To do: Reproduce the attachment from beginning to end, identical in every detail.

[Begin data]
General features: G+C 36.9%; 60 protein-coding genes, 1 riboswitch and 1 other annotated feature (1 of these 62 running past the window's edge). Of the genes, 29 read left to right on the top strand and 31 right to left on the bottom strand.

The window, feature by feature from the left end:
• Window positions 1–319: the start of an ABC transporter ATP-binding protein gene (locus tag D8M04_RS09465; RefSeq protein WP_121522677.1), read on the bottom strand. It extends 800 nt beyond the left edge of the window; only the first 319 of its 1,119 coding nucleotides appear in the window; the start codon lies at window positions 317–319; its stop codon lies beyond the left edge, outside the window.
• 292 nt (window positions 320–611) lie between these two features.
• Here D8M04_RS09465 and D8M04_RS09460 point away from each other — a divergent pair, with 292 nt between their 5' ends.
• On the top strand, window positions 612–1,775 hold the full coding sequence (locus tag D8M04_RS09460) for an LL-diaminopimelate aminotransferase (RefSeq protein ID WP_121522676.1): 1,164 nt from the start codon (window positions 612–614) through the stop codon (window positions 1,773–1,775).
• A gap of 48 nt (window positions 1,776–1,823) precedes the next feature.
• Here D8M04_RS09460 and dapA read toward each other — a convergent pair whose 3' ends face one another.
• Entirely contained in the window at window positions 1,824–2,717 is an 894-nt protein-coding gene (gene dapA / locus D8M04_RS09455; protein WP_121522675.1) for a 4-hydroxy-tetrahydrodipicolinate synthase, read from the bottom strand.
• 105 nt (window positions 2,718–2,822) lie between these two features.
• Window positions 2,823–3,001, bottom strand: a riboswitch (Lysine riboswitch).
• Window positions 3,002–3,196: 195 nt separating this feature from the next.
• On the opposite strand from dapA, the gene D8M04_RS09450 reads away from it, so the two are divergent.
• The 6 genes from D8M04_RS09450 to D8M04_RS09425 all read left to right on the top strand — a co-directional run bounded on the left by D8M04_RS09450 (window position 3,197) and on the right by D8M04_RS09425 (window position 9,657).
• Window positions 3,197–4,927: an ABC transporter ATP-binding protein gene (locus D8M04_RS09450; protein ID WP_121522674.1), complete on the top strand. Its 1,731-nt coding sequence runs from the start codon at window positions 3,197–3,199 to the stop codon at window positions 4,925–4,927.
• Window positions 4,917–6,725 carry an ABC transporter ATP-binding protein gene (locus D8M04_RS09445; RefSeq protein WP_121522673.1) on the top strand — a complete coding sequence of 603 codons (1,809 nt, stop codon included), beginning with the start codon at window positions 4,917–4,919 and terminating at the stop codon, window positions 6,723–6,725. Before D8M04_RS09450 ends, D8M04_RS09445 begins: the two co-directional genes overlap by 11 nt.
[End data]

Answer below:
General features: G+C 36.9%; 60 protein-coding genes, 1 riboswitch and 1 other annotated feature (1 of these 62 running past the window's edge). Of the genes, 29 read left to right on the top strand and 31 right to left on the bottom strand.

The window, feature by feature from the left end:
• Window positions 1–319: the start of an ABC transporter ATP-binding protein gene (locus tag D8M04_RS09465; RefSeq protein WP_121522677.1), read on the bottom strand. It extends 800 nt beyond the left edge of the window; only the first 319 of its 1,119 coding nucleotides appear in the window; the start codon lies at window positions 317–319; its stop codon lies beyond the left edge, outside the window.
• 292 nt (window positions 320–611) lie between these two features.
• Here D8M04_RS09465 and D8M04_RS09460 point away from each other — a divergent pair, with 292 nt between their 5' ends.
• On the top strand, window positions 612–1,775 hold the full coding sequence (locus tag D8M04_RS09460) for an LL-diaminopimelate aminotransferase (RefSeq protein ID WP_121522676.1): 1,164 nt from the start codon (window positions 612–614) through the stop codon (window positions 1,773–1,775).
• A gap of 48 nt (window positions 1,776–1,823) precedes the next feature.
• Here D8M04_RS09460 and dapA read toward each other — a convergent pair whose 3' ends face one another.
• Entirely contained in the window at window positions 1,824–2,717 is an 894-nt protein-coding gene (gene dapA / locus D8M04_RS09455; protein WP_121522675.1) for a 4-hydroxy-tetrahydrodipicolinate synthase, read from the bottom strand.
• 105 nt (window positions 2,718–2,822) lie between these two features.
• Window positions 2,823–3,001, bottom strand: a riboswitch (Lysine riboswitch).
• Window positions 3,002–3,196: 195 nt separating this feature from the next.
• On the opposite strand from dapA, the gene D8M04_RS09450 reads away from it, so the two are divergent.
• The 6 genes from D8M04_RS09450 to D8M04_RS09425 all read left to right on the top strand — a co-directional run bounded on the left by D8M04_RS09450 (window position 3,197) and on the right by D8M04_RS09425 (window position 9,657).
• Window positions 3,197–4,927: an ABC transporter ATP-binding protein gene (locus D8M04_RS09450; protein ID WP_121522674.1), complete on the top strand. Its 1,731-nt coding sequence runs from the start codon at window positions 3,197–3,199 to the stop codon at window positions 4,925–4,927.
• Window positions 4,917–6,725 carry an ABC transporter ATP-binding protein gene (locus D8M04_RS09445; RefSeq protein WP_121522673.1) on the top strand — a complete coding sequence of 603 codons (1,809 nt, stop codon included), beginning with the start codon at window positions 4,917–4,919 and terminating at the stop codon, window positions 6,723–6,725. Before D8M04_RS09450 ends, D8M04_RS09445 begins: the two co-directional genes overlap by 11 nt.